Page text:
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An explanation of how to set up and use the MAM database used by this tutorial
Part one of a two-part series of blogs
Our tutorial on using tabular model (Analysis Services) is based on our Make-a-Mammal database. This blog shows how to install this database, and how to understand the tables and relationships that it contains.
To follow this tutorial, you should understand the main tables in the MAM (Make-a-Mammal) database.
Firstly, there is a geographical dimension:
The Make-a-Mammal or MAM chain of stores categorises its 13 products into 8 animals and 4 species.
Purchases are also categorised by where they took place:
Geographically, the MAM chain is split by quadrant (not shown here), region, town, shopping centre and then store.
Here's a diagram of these tables joined with the transactions and point-of-sale tables:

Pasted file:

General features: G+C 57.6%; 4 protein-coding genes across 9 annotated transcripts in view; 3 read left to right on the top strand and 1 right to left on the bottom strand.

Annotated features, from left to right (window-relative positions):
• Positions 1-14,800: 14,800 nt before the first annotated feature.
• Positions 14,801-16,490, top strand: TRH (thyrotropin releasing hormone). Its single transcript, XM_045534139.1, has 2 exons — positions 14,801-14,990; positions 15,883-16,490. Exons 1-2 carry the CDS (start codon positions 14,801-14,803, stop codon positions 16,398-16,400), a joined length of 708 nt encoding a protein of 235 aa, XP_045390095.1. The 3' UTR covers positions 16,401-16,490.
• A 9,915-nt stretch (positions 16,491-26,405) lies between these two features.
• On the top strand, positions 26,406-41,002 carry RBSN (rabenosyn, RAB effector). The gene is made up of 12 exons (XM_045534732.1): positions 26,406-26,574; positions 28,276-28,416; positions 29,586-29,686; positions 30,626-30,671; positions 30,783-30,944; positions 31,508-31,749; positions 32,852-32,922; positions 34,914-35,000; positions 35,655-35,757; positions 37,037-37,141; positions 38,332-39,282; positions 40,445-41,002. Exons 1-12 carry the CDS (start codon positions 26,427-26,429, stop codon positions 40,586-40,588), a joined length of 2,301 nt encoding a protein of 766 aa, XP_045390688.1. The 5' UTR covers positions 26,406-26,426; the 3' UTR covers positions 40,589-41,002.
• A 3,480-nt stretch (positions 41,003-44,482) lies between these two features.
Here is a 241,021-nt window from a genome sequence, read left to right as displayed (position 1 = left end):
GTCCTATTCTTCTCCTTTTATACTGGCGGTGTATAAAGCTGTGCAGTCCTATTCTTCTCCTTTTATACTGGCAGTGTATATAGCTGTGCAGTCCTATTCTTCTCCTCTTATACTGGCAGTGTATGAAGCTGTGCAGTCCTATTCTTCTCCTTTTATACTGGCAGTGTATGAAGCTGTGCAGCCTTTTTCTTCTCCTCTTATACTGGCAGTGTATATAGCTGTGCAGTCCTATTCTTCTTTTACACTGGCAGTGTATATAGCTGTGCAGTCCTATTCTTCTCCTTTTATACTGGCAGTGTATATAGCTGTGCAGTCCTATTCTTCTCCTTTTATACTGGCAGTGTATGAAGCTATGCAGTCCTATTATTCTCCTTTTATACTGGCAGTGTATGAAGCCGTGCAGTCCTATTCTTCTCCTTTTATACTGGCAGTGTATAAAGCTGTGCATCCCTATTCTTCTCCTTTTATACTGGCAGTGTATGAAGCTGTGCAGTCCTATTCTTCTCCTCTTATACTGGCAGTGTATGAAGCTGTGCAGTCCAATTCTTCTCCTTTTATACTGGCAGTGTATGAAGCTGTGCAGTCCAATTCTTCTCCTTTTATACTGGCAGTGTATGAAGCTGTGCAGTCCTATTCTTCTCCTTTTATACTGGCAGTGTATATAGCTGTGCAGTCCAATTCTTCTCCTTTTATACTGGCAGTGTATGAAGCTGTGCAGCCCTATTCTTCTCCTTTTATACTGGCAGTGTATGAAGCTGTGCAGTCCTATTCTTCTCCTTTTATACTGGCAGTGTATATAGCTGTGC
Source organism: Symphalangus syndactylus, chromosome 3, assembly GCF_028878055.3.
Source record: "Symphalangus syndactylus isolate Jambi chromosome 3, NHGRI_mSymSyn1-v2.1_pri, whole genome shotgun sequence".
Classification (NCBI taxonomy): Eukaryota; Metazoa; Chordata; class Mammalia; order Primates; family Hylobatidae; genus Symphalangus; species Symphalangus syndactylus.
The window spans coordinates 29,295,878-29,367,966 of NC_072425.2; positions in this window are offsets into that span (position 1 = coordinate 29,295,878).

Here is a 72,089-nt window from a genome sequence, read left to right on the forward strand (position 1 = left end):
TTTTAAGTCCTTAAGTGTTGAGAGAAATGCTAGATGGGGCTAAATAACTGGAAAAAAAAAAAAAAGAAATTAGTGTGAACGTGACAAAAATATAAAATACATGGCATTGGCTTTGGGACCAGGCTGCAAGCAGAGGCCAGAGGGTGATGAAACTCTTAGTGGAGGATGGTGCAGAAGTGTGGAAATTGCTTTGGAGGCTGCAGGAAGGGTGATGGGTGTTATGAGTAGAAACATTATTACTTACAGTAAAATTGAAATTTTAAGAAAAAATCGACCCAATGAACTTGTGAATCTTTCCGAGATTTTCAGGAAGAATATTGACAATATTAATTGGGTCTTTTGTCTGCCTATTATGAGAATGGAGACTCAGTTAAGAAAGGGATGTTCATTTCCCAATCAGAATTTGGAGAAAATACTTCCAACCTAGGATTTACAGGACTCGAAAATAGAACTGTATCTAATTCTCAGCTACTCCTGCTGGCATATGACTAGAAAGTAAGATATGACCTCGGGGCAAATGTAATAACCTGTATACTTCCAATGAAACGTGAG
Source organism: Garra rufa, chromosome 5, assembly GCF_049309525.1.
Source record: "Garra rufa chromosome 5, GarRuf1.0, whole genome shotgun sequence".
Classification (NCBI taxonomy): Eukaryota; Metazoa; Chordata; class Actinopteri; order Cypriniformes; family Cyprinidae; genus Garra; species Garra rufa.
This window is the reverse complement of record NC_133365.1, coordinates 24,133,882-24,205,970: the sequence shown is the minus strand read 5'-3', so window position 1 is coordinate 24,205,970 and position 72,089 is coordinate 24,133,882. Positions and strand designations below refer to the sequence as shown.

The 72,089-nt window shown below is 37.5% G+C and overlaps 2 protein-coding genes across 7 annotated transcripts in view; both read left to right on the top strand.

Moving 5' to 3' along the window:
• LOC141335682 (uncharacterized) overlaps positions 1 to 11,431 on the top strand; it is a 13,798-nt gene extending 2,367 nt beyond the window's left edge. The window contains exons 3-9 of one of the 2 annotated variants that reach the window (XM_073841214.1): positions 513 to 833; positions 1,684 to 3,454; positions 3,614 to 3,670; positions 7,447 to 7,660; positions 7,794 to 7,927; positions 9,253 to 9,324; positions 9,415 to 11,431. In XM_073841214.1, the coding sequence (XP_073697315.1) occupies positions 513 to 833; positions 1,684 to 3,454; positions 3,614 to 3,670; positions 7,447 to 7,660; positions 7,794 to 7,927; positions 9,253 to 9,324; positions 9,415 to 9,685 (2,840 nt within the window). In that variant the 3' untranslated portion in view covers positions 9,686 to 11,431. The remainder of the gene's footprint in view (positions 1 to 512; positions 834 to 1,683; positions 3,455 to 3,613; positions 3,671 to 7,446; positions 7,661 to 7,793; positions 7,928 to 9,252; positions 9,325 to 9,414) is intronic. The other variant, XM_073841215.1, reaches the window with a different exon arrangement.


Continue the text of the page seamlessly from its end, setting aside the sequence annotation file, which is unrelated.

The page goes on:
How the main transaction tables fit into the database diagram.
Consider the following two rows in the transactions table tblTransaction:
These two transactions are for the same point-of-sale record (number 36779).
You can see from this that someone bought (as part of the same point-of-sale visit 36779):
Looking at the products table (tblProduct) shows which products were bought:
Apparently this person bought 2 Crocky products and 2 Pingu ones.
Chasing through the tables gives us the animals:
Product 9 (Pingu) is - unsurprisingly - a penguin, and product 4 (Crocky) is (equally unsurprisingly) a crocodile.
You could now follow the Pos table row to find out the store number:
These items were bought in store number 2, and the person was served by staff number 3369.
You could then find from this in which shopping centre the transaction took place:
Store 2 turns out to be in store A of the Times Square shopping centre.
You could then follow the trail to find out that this is in town number 170 (Sutton) in region 3 (London).
Although it's perhaps a tad late to say this, to anyone with an understanding of relational databases the above was probably pretty obvious!
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